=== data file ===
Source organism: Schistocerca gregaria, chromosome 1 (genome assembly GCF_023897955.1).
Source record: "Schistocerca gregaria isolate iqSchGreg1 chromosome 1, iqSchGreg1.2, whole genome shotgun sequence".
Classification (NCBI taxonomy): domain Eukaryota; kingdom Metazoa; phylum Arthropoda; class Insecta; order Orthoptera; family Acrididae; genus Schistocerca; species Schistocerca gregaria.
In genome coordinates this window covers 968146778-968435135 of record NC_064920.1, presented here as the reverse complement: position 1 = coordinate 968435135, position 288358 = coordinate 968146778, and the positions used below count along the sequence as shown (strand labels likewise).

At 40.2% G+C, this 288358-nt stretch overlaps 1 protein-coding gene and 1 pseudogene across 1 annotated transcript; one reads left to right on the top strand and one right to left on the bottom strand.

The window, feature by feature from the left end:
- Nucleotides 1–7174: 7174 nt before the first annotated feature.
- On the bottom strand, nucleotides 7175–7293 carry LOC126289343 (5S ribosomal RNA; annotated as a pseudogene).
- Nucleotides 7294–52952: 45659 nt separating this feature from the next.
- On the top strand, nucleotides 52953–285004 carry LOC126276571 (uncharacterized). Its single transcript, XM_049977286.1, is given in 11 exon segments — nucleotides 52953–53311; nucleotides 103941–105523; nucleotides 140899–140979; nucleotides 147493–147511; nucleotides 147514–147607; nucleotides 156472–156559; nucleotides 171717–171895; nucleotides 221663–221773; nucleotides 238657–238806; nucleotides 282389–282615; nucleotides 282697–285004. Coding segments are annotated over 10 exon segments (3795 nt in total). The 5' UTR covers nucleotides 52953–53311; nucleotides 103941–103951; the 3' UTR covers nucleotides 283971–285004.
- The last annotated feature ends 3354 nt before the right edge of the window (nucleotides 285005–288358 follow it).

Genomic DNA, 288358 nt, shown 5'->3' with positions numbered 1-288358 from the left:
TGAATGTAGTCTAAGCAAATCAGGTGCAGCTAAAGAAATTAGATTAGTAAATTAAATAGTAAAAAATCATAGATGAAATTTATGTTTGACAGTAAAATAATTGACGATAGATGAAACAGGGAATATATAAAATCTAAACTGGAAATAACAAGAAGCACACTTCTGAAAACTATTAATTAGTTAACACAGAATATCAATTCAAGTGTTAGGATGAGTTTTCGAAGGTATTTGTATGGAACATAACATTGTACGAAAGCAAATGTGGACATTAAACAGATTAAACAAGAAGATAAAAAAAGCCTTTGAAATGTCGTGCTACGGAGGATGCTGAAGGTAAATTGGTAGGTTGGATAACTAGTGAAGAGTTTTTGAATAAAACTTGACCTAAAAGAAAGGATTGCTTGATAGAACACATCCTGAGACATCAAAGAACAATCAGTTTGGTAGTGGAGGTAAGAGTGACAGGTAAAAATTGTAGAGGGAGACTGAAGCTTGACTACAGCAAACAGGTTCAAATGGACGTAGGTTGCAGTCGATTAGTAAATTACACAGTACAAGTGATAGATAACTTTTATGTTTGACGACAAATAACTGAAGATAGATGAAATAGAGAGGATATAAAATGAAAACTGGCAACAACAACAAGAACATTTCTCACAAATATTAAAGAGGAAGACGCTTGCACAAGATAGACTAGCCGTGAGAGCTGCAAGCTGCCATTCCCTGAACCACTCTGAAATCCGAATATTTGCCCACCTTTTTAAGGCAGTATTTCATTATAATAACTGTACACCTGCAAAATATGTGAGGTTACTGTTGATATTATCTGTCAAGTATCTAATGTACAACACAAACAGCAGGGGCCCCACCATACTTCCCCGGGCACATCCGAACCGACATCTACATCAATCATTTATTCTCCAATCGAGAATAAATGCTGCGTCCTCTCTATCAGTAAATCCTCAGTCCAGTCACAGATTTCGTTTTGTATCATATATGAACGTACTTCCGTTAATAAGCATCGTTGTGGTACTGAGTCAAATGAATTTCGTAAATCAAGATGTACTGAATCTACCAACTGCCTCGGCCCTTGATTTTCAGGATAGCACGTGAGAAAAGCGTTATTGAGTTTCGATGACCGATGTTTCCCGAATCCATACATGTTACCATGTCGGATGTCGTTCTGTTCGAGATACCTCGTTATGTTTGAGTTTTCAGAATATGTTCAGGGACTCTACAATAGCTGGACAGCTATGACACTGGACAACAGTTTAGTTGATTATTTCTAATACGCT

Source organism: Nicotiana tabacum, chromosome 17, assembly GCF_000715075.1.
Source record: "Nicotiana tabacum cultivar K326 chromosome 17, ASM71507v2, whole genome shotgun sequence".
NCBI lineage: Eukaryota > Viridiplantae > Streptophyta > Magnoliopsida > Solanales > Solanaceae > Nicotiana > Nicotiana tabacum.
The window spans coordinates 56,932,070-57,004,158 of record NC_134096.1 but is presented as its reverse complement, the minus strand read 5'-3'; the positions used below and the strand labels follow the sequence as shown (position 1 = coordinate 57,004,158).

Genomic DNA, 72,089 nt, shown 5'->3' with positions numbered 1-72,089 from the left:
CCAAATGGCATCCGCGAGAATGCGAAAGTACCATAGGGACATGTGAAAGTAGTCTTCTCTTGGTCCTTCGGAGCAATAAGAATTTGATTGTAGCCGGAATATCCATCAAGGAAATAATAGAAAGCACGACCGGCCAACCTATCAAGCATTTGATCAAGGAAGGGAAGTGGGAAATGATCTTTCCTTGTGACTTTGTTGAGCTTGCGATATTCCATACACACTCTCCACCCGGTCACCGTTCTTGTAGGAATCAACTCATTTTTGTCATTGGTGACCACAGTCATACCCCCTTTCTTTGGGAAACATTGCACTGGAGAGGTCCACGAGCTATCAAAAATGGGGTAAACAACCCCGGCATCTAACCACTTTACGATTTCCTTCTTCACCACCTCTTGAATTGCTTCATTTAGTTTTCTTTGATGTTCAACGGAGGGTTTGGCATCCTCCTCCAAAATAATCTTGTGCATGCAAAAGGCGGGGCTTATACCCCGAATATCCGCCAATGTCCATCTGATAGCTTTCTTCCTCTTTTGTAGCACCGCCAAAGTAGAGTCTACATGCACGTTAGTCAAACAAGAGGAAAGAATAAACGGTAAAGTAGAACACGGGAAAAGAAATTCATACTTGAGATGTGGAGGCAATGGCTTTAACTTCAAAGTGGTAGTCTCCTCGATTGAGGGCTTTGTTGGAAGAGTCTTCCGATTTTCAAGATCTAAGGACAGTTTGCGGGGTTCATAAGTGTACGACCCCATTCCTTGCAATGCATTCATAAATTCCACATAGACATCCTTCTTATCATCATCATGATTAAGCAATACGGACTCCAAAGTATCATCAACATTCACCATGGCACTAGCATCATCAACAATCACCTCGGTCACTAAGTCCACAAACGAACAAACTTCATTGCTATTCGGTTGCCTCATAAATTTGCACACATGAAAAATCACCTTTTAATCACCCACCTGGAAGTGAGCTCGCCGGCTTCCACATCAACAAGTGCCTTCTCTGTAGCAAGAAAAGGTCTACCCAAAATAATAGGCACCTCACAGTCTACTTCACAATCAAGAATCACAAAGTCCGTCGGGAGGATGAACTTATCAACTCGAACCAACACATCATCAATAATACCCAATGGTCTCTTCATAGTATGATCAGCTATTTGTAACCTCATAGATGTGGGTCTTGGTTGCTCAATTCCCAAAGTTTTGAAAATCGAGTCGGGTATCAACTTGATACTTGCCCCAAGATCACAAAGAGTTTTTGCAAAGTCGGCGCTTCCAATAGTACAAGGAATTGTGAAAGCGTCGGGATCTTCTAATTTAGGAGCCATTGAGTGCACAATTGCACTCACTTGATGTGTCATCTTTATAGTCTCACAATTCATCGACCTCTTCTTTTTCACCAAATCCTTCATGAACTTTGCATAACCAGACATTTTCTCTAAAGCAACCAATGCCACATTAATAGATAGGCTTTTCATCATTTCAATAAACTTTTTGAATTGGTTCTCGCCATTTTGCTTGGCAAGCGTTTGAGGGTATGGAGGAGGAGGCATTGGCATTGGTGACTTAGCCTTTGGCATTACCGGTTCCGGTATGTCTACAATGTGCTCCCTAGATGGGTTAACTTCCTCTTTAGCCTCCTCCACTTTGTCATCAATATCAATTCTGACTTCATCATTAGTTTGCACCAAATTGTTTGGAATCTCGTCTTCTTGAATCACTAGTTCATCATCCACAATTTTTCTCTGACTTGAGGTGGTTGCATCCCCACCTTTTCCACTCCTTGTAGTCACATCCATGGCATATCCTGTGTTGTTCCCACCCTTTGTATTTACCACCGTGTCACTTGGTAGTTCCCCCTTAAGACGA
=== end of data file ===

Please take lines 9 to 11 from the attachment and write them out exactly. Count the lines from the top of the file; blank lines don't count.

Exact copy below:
- Nucleotides 7294–52952: 45659 nt separating this feature from the next.
- On the top strand, nucleotides 52953–285004 carry LOC126276571 (uncharacterized). Its single transcript, XM_049977286.1, is given in 11 exon segments — nucleotides 52953–53311; nucleotides 103941–105523; nucleotides 140899–140979; nucleotides 147493–147511; nucleotides 147514–147607; nucleotides 156472–156559; nucleotides 171717–171895; nucleotides 221663–221773; nucleotides 238657–238806; nucleotides 282389–282615; nucleotides 282697–285004. Coding segments are annotated over 10 exon segments (3795 nt in total). The 5' UTR covers nucleotides 52953–53311; nucleotides 103941–103951; the 3' UTR covers nucleotides 283971–285004.
- The last annotated feature ends 3354 nt before the right edge of the window (nucleotides 285005–288358 follow it).